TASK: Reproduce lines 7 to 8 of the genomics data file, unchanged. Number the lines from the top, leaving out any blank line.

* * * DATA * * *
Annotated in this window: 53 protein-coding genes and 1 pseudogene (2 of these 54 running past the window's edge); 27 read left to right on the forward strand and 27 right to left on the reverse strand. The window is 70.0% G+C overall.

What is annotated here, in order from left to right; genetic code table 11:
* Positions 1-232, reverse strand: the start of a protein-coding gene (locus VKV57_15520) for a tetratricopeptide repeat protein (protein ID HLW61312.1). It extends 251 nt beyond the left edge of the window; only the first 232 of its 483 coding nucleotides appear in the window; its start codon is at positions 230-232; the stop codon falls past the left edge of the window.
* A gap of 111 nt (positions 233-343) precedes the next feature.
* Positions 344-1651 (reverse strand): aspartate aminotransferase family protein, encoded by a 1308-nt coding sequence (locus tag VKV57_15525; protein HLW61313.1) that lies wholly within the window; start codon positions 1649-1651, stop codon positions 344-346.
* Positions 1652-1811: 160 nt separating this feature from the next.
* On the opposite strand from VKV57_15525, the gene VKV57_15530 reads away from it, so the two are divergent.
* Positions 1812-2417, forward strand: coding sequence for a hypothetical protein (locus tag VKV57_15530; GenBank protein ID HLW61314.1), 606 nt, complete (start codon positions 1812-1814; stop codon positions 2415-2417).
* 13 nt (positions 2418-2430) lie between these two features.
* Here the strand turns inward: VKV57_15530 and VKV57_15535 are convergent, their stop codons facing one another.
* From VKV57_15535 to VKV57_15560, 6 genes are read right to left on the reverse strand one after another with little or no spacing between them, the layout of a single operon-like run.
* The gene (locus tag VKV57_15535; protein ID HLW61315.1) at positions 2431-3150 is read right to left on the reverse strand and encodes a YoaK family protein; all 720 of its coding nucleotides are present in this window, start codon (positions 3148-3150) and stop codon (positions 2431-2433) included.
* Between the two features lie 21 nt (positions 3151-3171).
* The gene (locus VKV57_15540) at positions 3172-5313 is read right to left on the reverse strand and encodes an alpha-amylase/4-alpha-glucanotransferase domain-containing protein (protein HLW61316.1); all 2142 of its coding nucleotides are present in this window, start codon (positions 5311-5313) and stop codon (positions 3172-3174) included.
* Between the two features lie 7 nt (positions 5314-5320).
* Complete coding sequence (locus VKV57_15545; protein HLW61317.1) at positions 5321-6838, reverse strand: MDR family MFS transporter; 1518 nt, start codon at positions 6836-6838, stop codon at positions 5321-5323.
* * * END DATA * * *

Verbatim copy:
* On the opposite strand from VKV57_15525, the gene VKV57_15530 reads away from it, so the two are divergent.
* Positions 1812-2417, forward strand: coding sequence for a hypothetical protein (locus tag VKV57_15530; GenBank protein ID HLW61314.1), 606 nt, complete (start codon positions 1812-1814; stop codon positions 2415-2417).